Invasive is a term used when the exotics become so successful they harm the environment, human health and/or the economy. In Louisiana, for example, millions of nutria, a semi-aquatic rodent native to Argentina, damage thousands of acres of wetlands each year.
In Illinois, Asian carp have invaded the state's rivers. Known as the big fish that jumps into boats and sometimes strikes boaters, these carp now make up more than 60 percent of the fish biomass in the Illinois River. Population surveys have found that as many as 2,800 can live in each mile of some rivers.
Perhaps the worst examples of invasive, exotic species are the rats that reached oceanic islands on shipwrecks. About half of the many extinctions of birds and reptiles on ocean islands are attributable to rats.
But wildlife need not be exotic to be invasive. Even native species can become pests. Too many white-tailed deer destroy forest ground cover and sapling trees. They kill about 200 people annually in deer-vehicle collisions. And insurance companies expect about 1.5 million deer-vehicle collisions annually that cost more than a billion dollars in claims. And let's not forget Canada geese. They damage vegetation in parks and on golf courses, and when struck in flight, they can take down airliners.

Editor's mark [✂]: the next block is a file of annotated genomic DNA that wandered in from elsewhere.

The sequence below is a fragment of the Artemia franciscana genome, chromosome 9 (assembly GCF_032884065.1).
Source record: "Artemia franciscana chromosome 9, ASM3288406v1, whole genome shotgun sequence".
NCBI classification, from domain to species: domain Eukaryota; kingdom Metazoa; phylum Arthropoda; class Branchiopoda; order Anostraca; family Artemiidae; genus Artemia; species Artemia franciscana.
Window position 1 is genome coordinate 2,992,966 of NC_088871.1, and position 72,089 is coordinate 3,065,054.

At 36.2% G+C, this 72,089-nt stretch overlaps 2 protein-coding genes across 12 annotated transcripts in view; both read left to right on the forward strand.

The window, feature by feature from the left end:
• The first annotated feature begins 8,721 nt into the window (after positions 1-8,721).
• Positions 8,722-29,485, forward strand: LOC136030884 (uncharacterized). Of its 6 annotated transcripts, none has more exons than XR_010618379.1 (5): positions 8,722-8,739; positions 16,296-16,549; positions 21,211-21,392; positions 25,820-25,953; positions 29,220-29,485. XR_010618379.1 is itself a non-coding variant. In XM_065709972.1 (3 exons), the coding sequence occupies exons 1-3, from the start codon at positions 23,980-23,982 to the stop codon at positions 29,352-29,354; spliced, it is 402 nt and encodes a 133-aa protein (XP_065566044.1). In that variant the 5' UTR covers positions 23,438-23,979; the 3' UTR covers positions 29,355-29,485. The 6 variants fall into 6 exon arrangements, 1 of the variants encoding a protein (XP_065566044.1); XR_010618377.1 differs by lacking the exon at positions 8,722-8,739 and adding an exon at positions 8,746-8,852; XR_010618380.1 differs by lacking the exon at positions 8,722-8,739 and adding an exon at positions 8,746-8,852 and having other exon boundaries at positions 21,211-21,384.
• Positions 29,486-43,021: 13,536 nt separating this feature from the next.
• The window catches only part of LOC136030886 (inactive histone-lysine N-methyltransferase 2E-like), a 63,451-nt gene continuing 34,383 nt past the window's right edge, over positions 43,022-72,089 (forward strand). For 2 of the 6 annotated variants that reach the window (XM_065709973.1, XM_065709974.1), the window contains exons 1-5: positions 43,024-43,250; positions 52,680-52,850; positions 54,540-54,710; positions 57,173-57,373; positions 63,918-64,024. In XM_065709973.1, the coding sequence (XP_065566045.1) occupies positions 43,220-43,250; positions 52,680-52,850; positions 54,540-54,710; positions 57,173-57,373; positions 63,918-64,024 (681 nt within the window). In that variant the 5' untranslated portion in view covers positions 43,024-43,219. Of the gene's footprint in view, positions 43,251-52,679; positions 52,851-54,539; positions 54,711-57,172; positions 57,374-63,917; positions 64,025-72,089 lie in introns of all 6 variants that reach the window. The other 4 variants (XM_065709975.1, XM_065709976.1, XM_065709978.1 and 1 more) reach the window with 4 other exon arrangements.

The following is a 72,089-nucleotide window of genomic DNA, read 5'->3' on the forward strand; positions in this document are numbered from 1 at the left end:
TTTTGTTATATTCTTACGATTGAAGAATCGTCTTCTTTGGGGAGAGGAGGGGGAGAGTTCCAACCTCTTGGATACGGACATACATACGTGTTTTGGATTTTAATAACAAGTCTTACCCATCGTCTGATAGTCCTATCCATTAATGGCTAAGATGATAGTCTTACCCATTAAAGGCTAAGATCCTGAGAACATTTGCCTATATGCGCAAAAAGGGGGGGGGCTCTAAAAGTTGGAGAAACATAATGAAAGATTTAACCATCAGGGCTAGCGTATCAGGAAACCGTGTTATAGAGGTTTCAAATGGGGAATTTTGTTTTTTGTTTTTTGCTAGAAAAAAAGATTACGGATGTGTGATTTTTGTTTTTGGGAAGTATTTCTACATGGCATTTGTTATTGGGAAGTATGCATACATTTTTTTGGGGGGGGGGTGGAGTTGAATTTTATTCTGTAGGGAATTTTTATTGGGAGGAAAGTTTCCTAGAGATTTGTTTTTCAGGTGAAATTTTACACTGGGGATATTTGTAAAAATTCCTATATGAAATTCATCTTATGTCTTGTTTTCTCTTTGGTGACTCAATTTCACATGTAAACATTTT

Even bullfrogs, native to eastern and central U.S. states, wreak ecological havoc. They have been introduced throughout the West, presumably to harvest them for their tasty legs. But they are ravenous predators that eat anything they can swallow -- turtles, snakes, birds, other frogs and even recently hatched alligators. In Arizona, bullfrogs eat the federally threatened Chiricahua leopard frog.
Like it or not, wildlife affects us all. And often its negative effects can be attributed to invasive, exotic species.
Send questions and comments to Dr. Scott Shalaway, 2222 Fish Ridge Road, Cameron, WV 26033 or by email at sshala...@aol.com.